Microsoft OLAP technology is part of their Analysis Services offering and also their Excel and Powerpivot front-end pieces. Their OLAP systems were originally licensed from Panorama software back in 1996. It was a bit of a strange transaction since they did not buy the company outright. In fact, Panorama is still in business as a Microsoft partner.Since then, they have refined it through several releases of SQL 7, 2000, 2005, and 2008. This could be considered the “back-end” engine and cube building infrastructure. On the front end is the familiar Excel, and recently Powerpivot.
For heavy duty analysis, most organization would use SSAS to create cubes and then use Excel for the desktop analysis. However, for smaller sets of data Excel can be used to do OLAP querying against a datasource by itself. The most common usage is against an Access database. The built in wizard can easily allow you to setup the dimensions. Once created, users can use the Pivottable and PivotChart functionality to produce charts and graphs. This has the limitation of being able to be used only locally, and you can bump into Excel ‘s memory limits, which is 2GB for PivotTables for Excel 2007 but may be less depending on other memory usage. Excel is fine for a quick and dirty analysis but for deep OLAP bigger tools are needed.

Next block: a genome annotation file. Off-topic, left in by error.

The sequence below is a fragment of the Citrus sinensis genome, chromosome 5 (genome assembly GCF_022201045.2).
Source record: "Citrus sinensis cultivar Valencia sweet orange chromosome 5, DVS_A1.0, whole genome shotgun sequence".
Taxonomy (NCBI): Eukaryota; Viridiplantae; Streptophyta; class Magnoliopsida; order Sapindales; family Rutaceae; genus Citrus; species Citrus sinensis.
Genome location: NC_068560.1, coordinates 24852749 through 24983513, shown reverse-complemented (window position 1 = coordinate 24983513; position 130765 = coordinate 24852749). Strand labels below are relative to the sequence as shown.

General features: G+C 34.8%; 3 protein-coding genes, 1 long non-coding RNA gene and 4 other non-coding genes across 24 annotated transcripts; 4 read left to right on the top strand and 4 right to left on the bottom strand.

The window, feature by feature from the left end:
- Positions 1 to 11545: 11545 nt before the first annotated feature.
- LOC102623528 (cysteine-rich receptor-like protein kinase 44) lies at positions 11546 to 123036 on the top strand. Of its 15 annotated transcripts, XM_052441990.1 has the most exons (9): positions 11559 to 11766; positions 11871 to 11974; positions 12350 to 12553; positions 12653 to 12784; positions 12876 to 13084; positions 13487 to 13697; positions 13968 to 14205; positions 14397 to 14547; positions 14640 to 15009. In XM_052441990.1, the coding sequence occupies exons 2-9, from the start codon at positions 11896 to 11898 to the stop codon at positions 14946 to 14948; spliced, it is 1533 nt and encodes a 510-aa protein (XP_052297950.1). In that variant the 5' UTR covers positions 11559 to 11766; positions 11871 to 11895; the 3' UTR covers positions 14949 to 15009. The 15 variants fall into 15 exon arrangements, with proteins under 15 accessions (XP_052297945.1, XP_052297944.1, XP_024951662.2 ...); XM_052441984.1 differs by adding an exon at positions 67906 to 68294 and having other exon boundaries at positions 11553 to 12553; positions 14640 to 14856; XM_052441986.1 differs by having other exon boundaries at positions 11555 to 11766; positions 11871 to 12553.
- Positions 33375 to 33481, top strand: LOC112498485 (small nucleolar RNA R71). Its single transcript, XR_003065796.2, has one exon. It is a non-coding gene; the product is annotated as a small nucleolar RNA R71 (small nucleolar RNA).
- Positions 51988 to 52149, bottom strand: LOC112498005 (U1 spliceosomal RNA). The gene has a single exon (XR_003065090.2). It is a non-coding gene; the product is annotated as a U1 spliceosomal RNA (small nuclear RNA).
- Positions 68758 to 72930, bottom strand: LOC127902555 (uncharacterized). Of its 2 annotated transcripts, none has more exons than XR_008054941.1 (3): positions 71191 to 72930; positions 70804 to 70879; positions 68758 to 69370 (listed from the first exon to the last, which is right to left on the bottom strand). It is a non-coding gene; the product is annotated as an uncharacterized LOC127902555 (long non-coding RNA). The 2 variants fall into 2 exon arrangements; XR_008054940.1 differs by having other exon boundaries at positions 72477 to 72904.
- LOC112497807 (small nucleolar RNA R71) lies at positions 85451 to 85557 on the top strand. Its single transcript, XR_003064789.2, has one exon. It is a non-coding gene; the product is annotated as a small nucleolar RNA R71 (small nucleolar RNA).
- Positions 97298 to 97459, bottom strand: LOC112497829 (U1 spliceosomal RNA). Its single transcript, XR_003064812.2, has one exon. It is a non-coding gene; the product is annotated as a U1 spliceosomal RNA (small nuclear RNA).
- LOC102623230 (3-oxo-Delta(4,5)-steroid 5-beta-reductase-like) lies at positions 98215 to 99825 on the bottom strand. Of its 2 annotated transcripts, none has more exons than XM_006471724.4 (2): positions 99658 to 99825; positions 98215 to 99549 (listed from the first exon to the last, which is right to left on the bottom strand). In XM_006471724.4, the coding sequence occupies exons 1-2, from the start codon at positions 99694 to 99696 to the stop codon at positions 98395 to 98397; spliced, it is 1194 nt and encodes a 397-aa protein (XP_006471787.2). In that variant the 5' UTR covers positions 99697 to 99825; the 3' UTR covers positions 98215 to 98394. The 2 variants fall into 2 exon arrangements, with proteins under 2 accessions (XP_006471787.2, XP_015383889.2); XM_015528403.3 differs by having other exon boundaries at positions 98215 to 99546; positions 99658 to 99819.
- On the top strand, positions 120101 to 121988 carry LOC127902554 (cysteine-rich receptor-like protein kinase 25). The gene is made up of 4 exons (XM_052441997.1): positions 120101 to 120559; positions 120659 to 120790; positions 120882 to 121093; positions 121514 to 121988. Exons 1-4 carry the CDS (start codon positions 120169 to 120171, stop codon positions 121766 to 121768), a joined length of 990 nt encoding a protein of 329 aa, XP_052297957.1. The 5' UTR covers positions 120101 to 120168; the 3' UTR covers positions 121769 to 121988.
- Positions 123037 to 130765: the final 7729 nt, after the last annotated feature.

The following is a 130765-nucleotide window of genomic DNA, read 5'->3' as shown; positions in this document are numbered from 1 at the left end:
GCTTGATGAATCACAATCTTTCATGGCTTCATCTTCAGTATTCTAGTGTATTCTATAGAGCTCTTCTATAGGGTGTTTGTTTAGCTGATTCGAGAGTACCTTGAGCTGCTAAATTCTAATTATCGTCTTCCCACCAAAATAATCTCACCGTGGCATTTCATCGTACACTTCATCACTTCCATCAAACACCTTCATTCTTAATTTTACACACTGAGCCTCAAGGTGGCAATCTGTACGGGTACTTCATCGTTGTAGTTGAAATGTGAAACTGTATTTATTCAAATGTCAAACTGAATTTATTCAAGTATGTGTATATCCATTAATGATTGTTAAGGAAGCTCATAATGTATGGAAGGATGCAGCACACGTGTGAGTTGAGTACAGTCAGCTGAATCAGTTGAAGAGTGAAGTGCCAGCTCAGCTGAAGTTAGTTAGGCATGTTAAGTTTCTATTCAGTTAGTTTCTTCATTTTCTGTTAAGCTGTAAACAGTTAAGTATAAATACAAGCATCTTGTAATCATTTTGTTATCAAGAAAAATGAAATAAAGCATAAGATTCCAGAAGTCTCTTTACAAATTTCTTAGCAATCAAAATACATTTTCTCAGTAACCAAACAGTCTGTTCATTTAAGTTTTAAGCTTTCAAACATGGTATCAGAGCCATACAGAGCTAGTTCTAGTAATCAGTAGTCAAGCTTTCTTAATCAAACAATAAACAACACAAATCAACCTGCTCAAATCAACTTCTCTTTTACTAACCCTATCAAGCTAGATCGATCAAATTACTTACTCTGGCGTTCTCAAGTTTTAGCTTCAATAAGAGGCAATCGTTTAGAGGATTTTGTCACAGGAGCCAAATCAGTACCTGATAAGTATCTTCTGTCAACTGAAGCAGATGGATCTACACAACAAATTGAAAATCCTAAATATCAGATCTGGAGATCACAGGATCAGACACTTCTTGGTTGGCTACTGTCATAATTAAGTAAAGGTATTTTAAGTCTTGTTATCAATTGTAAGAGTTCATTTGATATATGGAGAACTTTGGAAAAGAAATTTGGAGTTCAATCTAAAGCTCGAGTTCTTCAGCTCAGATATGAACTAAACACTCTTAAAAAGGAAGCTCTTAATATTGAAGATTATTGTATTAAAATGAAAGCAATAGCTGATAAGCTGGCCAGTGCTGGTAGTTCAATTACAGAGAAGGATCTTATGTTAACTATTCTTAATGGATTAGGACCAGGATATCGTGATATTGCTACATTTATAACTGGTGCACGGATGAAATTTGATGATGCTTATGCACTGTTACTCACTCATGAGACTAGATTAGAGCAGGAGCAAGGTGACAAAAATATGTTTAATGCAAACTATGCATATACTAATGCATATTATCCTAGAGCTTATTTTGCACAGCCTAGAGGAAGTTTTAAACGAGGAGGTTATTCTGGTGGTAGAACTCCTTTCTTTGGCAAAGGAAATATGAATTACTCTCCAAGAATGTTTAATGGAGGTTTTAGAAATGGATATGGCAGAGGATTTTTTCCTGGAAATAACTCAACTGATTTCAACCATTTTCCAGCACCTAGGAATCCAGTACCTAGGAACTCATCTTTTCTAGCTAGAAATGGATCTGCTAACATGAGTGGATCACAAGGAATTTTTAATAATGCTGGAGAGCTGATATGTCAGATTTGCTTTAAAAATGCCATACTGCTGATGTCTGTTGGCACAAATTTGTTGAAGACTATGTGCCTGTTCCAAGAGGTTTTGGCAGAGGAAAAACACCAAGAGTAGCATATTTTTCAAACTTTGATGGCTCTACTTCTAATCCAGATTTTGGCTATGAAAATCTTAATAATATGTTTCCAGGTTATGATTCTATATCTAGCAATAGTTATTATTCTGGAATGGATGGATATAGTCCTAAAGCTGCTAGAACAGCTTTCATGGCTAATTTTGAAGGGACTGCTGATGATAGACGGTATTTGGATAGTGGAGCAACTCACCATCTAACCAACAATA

To address some of these issues, Microsoft created PowerPivot, which is an add-in for Excel. This is a little bit like Excel on steroids, and can make working with cubes much easier. One powerful function is the ability to easily write formulas across dimensions, called DAX. You can also share models across users and departments much easier with Sharepoint integration. PowerPivot models can make the SSAS models fit into a more user friendly, Excel based world more easily.
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